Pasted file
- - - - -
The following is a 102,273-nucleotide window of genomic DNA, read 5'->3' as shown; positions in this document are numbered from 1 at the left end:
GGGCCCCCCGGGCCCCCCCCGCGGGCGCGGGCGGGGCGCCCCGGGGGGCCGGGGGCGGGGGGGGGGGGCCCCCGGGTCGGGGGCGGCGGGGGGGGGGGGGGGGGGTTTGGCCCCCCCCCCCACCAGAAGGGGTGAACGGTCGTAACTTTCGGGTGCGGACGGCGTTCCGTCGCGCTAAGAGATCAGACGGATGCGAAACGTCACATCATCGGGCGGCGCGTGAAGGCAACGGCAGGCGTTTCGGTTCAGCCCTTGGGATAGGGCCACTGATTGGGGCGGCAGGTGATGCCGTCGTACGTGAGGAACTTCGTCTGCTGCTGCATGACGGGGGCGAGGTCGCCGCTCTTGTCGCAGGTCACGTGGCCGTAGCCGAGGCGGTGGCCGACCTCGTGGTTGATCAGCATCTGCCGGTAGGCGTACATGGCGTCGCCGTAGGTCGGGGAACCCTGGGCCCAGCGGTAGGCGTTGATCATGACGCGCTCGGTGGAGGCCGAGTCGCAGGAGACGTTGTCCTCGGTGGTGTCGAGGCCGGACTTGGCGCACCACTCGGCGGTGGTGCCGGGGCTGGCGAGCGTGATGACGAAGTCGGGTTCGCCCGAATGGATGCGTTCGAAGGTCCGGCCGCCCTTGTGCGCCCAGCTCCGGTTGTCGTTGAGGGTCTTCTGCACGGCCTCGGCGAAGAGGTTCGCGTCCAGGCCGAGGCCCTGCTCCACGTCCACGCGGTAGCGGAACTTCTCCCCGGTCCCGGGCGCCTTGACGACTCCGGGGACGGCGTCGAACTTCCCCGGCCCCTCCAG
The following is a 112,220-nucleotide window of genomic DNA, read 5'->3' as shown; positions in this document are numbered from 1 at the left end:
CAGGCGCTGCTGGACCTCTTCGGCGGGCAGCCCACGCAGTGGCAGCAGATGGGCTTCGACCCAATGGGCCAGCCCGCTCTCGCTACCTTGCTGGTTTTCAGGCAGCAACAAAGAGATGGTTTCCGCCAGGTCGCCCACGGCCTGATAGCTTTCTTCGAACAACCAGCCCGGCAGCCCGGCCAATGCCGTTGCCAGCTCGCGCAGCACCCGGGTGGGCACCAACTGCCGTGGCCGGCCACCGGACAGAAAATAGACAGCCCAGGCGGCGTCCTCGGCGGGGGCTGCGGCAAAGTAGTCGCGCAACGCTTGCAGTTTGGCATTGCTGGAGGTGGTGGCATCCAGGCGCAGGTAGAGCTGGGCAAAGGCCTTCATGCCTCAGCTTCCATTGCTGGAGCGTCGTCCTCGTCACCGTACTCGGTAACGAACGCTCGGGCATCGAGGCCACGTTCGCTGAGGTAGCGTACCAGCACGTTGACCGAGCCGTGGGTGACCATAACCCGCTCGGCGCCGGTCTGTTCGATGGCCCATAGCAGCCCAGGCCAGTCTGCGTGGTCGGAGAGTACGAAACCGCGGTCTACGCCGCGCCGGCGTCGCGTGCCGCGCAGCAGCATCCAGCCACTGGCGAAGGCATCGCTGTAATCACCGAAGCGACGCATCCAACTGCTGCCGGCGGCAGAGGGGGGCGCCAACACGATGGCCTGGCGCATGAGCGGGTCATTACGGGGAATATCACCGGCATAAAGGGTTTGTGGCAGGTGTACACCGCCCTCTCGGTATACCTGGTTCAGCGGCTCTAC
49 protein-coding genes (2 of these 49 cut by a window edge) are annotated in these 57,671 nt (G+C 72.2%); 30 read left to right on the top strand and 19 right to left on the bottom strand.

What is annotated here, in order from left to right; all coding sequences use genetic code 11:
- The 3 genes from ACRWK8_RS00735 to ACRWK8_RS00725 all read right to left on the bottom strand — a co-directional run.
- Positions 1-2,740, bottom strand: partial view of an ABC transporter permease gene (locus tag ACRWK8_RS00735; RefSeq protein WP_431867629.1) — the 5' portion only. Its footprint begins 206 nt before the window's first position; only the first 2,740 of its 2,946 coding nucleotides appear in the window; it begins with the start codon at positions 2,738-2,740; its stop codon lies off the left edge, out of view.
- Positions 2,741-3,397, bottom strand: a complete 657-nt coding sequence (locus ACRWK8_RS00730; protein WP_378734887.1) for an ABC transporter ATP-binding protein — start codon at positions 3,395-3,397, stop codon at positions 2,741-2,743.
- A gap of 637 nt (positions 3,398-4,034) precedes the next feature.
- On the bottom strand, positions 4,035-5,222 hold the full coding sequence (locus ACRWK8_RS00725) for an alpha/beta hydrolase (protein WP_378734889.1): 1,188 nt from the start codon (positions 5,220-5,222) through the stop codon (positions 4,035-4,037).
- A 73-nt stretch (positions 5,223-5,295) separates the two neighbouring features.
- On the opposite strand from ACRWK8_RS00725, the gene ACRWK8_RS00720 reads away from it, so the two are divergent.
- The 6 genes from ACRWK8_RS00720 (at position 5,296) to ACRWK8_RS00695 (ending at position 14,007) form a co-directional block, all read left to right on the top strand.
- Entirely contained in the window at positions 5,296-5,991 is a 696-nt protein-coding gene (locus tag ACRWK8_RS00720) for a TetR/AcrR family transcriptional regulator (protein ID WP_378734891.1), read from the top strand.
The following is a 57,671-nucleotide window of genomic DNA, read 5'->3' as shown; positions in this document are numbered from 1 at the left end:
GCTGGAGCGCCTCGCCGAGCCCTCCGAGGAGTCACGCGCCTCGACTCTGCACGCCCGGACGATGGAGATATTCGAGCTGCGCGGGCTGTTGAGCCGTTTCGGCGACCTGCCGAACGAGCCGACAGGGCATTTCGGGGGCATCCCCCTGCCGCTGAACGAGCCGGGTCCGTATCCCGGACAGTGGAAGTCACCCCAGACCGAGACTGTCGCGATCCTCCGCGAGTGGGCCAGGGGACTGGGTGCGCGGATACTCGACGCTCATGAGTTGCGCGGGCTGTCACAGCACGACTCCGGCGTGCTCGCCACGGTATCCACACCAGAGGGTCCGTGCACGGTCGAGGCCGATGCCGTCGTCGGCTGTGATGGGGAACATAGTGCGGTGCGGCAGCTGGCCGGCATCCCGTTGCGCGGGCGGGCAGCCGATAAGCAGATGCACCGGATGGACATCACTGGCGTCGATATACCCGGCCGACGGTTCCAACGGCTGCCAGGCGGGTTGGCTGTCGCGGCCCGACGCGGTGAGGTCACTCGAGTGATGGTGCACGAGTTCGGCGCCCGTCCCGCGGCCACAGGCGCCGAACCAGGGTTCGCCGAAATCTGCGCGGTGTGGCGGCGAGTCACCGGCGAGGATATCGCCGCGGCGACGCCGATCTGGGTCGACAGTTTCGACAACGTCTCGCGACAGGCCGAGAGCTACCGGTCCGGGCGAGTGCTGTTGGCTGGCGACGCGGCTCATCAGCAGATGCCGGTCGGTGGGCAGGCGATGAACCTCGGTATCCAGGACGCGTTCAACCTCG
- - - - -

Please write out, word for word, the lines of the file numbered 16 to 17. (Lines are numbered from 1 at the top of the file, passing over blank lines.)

The following is a 57,671-nucleotide window of genomic DNA, read 5'->3' as shown; positions in this document are numbered from 1 at the left end:
GCTGGAGCGCCTCGCCGAGCCCTCCGAGGAGTCACGCGCCTCGACTCTGCACGCCCGGACGATGGAGATATTCGAGCTGCGCGGGCTGTTGAGCCGTTTCGGCGACCTGCCGAACGAGCCGACAGGGCATTTCGGGGGCATCCCCCTGCCGCTGAACGAGCCGGGTCCGTATCCCGGACAGTGGAAGTCACCCCAGACCGAGACTGTCGCGATCCTCCGCGAGTGGGCCAGGGGACTGGGTGCGCGGATACTCGACGCTCATGAGTTGCGCGGGCTGTCACAGCACGACTCCGGCGTGCTCGCCACGGTATCCACACCAGAGGGTCCGTGCACGGTCGAGGCCGATGCCGTCGTCGGCTGTGATGGGGAACATAGTGCGGTGCGGCAGCTGGCCGGCATCCCGTTGCGCGGGCGGGCAGCCGATAAGCAGATGCACCGGATGGACATCACTGGCGTCGATATACCCGGCCGACGGTTCCAACGGCTGCCAGGCGGGTTGGCTGTCGCGGCCCGACGCGGTGAGGTCACTCGAGTGATGGTGCACGAGTTCGGCGCCCGTCCCGCGGCCACAGGCGCCGAACCAGGGTTCGCCGAAATCTGCGCGGTGTGGCGGCGAGTCACCGGCGAGGATATCGCCGCGGCGACGCCGATCTGGGTCGACAGTTTCGACAACGTCTCGCGACAGGCCGAGAGCTACCGGTCCGGGCGAGTGCTGTTGGCTGGCGACGCGGCTCATCAGCAGATGCCGGTCGGTGGGCAGGCGATGAACCTCGGTATCCAGGACGCGTTCAACCTCG